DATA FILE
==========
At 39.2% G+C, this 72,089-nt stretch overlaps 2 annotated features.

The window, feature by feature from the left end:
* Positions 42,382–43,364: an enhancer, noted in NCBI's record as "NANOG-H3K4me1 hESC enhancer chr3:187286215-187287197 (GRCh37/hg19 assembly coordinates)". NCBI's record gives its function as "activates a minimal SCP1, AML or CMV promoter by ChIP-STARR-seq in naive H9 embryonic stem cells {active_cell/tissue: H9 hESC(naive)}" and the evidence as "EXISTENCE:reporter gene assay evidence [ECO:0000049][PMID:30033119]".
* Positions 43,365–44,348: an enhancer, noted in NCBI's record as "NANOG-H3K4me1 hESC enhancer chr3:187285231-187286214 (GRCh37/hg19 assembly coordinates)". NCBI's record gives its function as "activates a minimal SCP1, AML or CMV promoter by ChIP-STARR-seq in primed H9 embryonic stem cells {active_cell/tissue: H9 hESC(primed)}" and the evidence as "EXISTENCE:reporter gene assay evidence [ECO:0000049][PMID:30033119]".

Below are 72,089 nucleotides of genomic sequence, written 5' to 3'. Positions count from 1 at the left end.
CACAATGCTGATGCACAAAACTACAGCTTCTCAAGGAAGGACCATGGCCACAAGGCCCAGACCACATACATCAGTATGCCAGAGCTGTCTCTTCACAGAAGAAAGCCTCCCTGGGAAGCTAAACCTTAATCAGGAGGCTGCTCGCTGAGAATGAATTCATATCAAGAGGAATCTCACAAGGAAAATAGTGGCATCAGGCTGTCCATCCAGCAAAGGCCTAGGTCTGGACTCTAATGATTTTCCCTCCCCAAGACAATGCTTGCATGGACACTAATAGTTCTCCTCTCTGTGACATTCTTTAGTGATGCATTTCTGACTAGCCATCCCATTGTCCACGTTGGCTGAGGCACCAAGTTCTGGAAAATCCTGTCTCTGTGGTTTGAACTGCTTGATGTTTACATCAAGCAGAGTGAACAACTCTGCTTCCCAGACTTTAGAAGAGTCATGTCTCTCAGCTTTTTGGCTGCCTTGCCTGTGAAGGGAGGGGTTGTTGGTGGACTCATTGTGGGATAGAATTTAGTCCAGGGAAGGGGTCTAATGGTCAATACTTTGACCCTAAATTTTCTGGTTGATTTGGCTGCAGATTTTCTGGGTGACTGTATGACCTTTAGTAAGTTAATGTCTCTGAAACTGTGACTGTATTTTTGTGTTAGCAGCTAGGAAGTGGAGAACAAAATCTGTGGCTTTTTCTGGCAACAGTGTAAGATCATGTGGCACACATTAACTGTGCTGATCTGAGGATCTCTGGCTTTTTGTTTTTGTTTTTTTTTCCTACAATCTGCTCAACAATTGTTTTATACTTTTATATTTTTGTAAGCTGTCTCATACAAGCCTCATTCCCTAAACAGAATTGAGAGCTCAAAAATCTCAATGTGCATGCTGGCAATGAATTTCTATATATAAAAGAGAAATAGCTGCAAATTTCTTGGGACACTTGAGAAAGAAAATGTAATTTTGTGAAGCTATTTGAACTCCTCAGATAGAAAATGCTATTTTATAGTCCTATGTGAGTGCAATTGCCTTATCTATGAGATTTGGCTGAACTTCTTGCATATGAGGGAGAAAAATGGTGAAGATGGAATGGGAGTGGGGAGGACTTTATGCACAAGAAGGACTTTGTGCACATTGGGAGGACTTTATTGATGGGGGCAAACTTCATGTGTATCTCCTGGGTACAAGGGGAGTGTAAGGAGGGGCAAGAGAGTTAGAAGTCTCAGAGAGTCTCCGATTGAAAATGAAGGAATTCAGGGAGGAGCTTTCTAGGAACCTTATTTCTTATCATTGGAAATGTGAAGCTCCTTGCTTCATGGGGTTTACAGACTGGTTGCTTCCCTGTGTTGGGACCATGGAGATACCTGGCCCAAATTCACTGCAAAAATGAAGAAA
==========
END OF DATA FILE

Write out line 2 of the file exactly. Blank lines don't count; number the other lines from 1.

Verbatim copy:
The window, feature by feature from the left end: